This capture mode is useful for many types of attacks, including:

  • Full captures of slow software AES libraries
  • Power analysis on ECC/RSA
  • Context switches on embedded operating systems

While streaming, the ChipWhisperer hardware sends ADC data back to the capture software while recording more samples (instead of waiting until the end of the capture). During this process, the ADC samples are sent back to the computer in packets. The packet size can be adjusted, but is 64k samples long by default. As a block diagram, this looks like:

The main danger in streaming mode is that the FPGA's sample buffer can overflow if the PC doesn't request these packets quickly enough. This means that the Husky has a max sampling frequency in stream mode somewhere above 20MS/s (AKA 20MHz ADC clock) if the ADC is run in 8-bit mode. In practice the max sampling rate is usually around 25MS/s, with things like temperature, various USB factors, and the packet size affecting this value.

Trying to stream above this rate will usually cause data to be corrupted. If this happens, you will be informed of the data corruption when reading data back.

On the software end, there are two things to watch for:

  • Long captures from streaming mode (millions of points) may take several seconds to record. When working with these long captures, make sure the software's timeouts are long enough.

  • Extremely long captures take a lot of memory. 64-bit Python is recommended if you plan on capturing many traces with millions of samples - you can hit the memory limit on 32-bit Python pretty quickly.

Also keep in mind that these numbers are for 8-bit captures. If you want to stream 10-bit or 12-bit data, the max sampling frequency will be roughly 8/bit_depth times slower. For example, 20MS/s at 8-bits per sample is roughly equivalent to 13MS/s at 12-bits per sample.

Multiple Programmable Glitches

Often, when glitching, you'll want to target multiple instructions at the same time. For example, glitching an RSA signature operation and capturing the malformed signature can allow you to recover the key. To guard against that, many implementations validate the signature before sending it out. As earlier ChipWhisperers could only glitch one portion of code at a time, our RSA glitch lab requires modified source code that disables this final check.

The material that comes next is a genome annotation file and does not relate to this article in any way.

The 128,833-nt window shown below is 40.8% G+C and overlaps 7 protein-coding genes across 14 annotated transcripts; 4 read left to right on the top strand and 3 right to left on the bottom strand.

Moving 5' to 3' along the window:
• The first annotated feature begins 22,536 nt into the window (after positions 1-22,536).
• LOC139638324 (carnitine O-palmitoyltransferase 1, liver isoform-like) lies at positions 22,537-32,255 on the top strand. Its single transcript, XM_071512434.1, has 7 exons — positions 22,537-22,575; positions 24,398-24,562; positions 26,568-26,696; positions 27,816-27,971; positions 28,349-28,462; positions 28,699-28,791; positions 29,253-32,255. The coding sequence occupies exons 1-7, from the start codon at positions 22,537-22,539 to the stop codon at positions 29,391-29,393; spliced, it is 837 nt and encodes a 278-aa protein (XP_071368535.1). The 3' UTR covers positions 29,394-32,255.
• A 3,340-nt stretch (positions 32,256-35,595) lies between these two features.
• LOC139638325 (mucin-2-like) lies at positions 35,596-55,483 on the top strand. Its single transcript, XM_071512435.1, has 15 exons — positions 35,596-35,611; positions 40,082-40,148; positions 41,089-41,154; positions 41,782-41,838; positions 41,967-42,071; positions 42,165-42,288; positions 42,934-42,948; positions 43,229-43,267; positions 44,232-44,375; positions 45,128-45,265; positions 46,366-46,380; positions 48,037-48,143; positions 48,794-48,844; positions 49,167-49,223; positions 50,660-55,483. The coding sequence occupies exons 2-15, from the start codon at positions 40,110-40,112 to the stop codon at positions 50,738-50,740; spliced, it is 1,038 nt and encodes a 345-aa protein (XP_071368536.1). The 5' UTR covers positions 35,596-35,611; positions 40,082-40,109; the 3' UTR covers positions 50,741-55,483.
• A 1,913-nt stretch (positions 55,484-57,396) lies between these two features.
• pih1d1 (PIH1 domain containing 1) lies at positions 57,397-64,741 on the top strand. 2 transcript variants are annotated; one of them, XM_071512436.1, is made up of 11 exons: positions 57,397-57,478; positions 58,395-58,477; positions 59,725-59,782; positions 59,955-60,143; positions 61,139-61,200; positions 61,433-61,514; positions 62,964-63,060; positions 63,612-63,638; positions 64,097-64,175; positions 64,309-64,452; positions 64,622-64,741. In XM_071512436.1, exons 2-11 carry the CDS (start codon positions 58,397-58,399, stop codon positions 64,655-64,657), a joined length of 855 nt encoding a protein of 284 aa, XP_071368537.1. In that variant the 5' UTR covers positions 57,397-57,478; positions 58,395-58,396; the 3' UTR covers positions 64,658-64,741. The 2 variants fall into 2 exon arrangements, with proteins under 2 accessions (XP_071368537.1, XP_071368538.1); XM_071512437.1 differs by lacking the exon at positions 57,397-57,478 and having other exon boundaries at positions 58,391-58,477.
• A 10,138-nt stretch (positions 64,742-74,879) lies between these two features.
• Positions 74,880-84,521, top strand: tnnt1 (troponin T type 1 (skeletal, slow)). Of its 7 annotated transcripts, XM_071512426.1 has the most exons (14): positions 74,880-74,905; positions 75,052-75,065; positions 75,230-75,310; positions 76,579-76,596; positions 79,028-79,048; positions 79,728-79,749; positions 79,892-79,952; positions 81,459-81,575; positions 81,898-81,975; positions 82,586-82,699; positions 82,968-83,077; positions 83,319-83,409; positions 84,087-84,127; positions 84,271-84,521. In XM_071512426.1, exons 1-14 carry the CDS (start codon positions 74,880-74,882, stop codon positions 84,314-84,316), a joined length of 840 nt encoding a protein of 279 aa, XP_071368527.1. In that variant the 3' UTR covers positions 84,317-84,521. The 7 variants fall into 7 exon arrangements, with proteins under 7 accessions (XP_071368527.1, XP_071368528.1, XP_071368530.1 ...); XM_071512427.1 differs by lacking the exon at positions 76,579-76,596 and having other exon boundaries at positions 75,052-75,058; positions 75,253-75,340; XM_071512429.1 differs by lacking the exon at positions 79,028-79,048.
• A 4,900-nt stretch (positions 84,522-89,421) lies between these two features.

With the ChipWhisperer-Husky, this is no longer necessary. This is because of a new feature - multiple programmable glitches, allowing it to insert up to 32 glitches with different ext_offset and repeat based off of a single trigger. For example, you could glitch both the RSA calculation and the signature verification. To use this new mode, begin by setting the number of glitches you want to insert:

# ... normal glitch setup
scope.glitch.num_glitches = 3 # insert 3 glitches

From here, ext_offset and repeat are replaced by arrays, allowing you to easily set each glitch's setting. For example, we'll keep the repeat at 5 for each glitch, but insert them at ext_offsets of 50, 200, and 500:

scope.glitch.repeat = 5 # equivalent to [5, 5, 5]
scope.glitch.ext_offset = [50, 200, 500]

Note that scope.glitch.width and scope.glitch.offset are shared between these glitches.

Trigger Module

In total, the ChipWhisperer-Husky has six different trigger methods, allowing you to perform power analysis or glitch in a large number of situations.

This page will give a quick overview of each trigger, but we also have a Jupyter Notebook that demos these triggers.


The edge/level detector can trigger on four different events:

  • Trigger input is low (0)
  • Trigger input is high (1)
  • Trigger input had a rising edge (0 -> 1)
  • Trigger input had a falling edge (1 -> 0)

This mode is suitable when the target is using one of the GPIO pins as a trigger signal - if you have control over the target's source code, let it output a rising edge when the encryption or other operation begins.

Analog Threshold

The Husky can also trigger on an analog threshold level. This mode is similar to the analog trigger of an oscilloscope:

scope.trigger.module = 'ADC'
scope.trigger.level = 0.3

The "level" has the same scale as the ADC data returned from the ADC. As an example, if the device varies from -0.1 to 0.1 on the graph when idle, then spikes to -0.3 when it does an interesting operation, a good scope.trigger.level might be -0.2


The UART trigger module looks for a pattern of characters on the trigger pin and, if it detects that pattern, outputs a trigger. Up to 8 patterns can be set at a time. Documentation for this module is available on on our Read the Docs page, but here is a quick example: